Celtics take back home court with 107-91 win over Sixers

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Celtics take back home court with 107-91 win over Sixers

PHILADELPHIA It wasn't supposed to be like this.

The Boston Celtics were hurting at so many positions. The Sixers had home court advantage and apparently some momentum from their Game 2 win, and would feed off their fans.

And you know what all that meant to the Celtics?

Absolutely nothing.

The only thing the C's were concerned about was getting a win, something they were able to do in emphatic fashion with a 107-91 victory. The C's now lead the best-of-seven series 2-1 with Game 4 in Philadelphia on Friday and Game 5 back in Boston on Monday.

The 'You Can't Stop Me' Tour featuring Kevin Garnett was rolling along, with Garnett delivering yet another show-stopping performance with 27 points and 13 rebounds. Rajon Rondo had a solid night as well, with 23 points, 14 assists and six rebounds. Ditto for Paul Pierce (24 points, 12 rebounds, four assists).

After taking a double-digit lead into the half, the Celtics were hoping that the third quarter would be better - much better - than it was for them in Games 1 and 2.

In less than five minutes, the Celtics' lead had ballooned to 20 points (71-51) with Garnett leading the charge.

His ability to score both inside the paint and from the perimeter, not to mention his defense, was just too much for the Sixers to handle.

Boston's blowout win was a bit surprising when you consider the game's early moments which saw Philadelphia open the game with a 7-2 run.

Throughout those early possessions, the Celtics were seemingly a step slow in getting free for shots, as well as their defensive rotations.

But the steadying force during those struggles, Garnett, continued to remind us all that there's still good basketball - a lot of good basketball - in those soon-to-be-36 year old bones of his.

However, Garnett soon found himself battling something much tougher than the Sixers defense - foul trouble.

He picked up two in the first quarter, which ended with the Celtics behind 33-28.

Garnett's departure might have been a blessing in the disguise for Boston.

It forced them to run more of their offense through Pierce.

Pierce, still dealing with a sprained medial collateral ligament injury in his left knee, appeared to have found that much-needed bounce with back-to-back emphatic dunks followed by a pair of primal yells for good measure.

His play, along with Rondo's scoring, was instrumental in the Celtics being within striking distance going into the second quarter.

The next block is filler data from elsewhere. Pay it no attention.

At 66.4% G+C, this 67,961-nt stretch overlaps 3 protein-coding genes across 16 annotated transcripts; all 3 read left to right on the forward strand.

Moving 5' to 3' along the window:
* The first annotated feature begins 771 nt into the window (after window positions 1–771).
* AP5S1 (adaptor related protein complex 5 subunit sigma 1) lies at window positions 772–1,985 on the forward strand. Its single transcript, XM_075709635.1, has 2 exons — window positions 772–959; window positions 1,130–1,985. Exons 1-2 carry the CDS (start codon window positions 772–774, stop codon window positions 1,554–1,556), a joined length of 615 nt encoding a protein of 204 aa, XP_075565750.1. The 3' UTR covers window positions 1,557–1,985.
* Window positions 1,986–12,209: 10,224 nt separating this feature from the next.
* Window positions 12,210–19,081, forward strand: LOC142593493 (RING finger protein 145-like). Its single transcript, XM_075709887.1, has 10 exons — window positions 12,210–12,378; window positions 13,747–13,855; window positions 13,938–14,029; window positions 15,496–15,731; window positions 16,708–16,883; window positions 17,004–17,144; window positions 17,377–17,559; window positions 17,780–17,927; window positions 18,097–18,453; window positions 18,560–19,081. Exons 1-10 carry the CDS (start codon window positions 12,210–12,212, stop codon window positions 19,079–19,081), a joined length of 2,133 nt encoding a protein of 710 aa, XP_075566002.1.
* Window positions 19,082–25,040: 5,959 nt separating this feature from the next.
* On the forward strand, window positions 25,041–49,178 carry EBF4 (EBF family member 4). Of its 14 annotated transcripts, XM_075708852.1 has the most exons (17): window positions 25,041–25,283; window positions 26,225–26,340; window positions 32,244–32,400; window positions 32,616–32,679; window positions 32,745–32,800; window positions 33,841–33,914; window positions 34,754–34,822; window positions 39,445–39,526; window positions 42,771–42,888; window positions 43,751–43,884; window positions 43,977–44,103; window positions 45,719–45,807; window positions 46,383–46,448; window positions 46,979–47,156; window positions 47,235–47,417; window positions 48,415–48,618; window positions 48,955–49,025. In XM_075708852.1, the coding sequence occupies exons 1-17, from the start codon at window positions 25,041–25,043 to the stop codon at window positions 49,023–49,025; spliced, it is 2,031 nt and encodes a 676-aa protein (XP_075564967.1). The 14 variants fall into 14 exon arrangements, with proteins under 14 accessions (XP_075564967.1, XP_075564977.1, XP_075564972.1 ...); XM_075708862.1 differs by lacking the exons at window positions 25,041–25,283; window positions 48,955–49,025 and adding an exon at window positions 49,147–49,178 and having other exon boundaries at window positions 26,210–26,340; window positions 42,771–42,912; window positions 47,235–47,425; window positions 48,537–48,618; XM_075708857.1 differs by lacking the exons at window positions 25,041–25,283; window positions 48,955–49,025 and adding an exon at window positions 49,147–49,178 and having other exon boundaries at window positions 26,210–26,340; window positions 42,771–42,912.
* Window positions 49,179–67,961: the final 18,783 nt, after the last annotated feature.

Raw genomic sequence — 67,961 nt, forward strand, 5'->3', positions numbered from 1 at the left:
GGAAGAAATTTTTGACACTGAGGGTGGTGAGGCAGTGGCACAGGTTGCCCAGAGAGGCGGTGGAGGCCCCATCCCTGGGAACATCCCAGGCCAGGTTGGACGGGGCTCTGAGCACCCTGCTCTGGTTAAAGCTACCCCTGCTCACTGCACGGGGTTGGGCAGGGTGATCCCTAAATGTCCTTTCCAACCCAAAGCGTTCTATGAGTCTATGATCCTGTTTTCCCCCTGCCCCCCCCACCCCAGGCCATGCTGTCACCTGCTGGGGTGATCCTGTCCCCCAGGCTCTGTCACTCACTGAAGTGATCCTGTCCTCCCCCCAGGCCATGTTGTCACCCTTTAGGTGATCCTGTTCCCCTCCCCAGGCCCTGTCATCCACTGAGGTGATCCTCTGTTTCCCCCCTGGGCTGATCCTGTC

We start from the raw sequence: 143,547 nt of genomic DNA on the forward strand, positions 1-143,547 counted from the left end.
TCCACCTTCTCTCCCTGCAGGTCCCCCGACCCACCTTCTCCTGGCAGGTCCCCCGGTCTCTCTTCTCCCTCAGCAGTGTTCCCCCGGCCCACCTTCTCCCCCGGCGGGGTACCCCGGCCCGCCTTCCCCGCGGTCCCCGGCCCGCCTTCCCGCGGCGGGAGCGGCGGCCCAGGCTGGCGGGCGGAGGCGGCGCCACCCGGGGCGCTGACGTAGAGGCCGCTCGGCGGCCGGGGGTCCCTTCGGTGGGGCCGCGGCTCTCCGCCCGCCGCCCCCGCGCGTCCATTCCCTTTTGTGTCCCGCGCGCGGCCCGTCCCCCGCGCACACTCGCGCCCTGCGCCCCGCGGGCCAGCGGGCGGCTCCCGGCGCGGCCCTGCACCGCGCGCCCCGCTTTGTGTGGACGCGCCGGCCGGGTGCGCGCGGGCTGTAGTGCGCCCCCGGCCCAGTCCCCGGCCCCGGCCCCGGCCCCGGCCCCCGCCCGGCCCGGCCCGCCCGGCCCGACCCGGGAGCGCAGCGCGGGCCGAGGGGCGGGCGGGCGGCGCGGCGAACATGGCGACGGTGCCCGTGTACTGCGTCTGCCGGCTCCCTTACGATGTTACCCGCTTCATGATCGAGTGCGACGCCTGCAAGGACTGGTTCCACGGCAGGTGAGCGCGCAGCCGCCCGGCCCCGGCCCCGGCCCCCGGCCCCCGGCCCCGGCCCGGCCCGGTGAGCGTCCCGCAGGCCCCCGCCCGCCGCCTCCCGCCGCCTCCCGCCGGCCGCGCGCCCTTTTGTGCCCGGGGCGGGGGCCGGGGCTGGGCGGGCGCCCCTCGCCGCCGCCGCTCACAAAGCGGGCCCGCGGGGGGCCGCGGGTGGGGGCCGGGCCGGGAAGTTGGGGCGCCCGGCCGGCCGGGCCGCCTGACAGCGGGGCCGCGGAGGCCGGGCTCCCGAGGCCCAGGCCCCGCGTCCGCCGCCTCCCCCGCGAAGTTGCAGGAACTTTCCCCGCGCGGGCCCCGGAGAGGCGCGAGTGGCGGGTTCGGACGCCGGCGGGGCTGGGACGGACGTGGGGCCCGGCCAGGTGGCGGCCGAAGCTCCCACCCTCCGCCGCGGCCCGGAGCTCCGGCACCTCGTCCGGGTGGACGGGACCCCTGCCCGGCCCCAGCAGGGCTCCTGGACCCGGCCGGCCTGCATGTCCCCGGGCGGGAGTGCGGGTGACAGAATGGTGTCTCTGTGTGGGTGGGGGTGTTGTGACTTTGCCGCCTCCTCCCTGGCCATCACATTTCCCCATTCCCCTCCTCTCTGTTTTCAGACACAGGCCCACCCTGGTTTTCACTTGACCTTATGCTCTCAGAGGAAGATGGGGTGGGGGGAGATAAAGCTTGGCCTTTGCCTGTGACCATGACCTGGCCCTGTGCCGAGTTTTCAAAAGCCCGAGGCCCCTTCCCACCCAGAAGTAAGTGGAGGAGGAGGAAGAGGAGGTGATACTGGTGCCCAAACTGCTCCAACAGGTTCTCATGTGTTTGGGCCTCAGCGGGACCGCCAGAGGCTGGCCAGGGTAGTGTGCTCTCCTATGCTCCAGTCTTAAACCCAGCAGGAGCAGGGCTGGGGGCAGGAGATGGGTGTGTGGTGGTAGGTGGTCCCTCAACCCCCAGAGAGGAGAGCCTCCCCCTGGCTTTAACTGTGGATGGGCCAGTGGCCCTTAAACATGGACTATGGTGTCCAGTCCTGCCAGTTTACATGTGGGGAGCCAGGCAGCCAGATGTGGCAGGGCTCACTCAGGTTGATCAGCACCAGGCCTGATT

Facing a five-point deficit to start the second, Garnett immediately made up for lost time with the first of many baskets.

It didn't' take long before Garnett was joined by Rondo. And Brandon Bass. And Keyon Dooling. And Mickael Pietrus. And

Yeah, it was becoming that kind of game for the C's, courtesy of their small ball lineup that Celtics coach Doc Rivers normally waits until the fourth quarter to use.

But in the first, the C's had a stretch in which their lineup included Rondo, Ray Allen, Avery Bradley, Paul Pierce and Greg Stiemsma.

The Celtics thrived with a similar small ball unit in the second quarter that included Garnett who was trending towards a double-double (17 points, nine rebounds) by halftime.

Boston pulled ahead by as many as 13 points (56-43) in the second, but soon saw its lead down to just seven after a 3-point play by Lou Williams and a 3-pointer by Andre Iguodala.

The C's had played too well for too long to go into the half without a double digit lead. Boston took a 60-49 lead into the half following a pair of free throws by Rondo and a driving lay-up.

Boston had a chance to make the lead even bigger when Pierce stole the ball and launched a desperation, off-balance shot that was on line with the basket but came up short as time expired.

It didn't matter, though.

Because the half ended with the Celtics ahead comfortably, setting the stage for them to walk off the floor accomplishing the only thing they wanted all along - a victory.

Blakely: No. 1 pick isn’t necessarily the road to title contention

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Blakely: No. 1 pick isn’t necessarily the road to title contention

BOSTON – Celtics fans are slowly but surely getting over the disappointment of the team not landing the No. 1 overall pick in the NBA draft lottery earlier this month.
 
As cool as that would have been, the conference finals serve as a reminder that while having the top pick can be a good thing, most teams have to take a different route when it comes to getting on track towards and NBA title.
 
Of the four remaining teams in the playoffs, the Cleveland Cavaliers are the only one that has truly been elevated to their current lofty status courtesy of landing the number one overall pick (first with LeBron James back in 2003 and more recently with Kyrie Irving in 2011).
 
That means the rest of the remaining field built their way up into an NBA power relying on a combination of making wise draft picks and shrewd additions via free agency and trades.
 
So much of that has to do with leverage, something the Celtics have plenty of on all three fronts.
 
They have the potential to free up enough salary cap space to sign a pair of max players, a first for this franchise. Boston also has eight draft picks in next month’s draft (three in the first round, five in the second), the most of any team leading up to the draft since it went to a two-round system in 1989.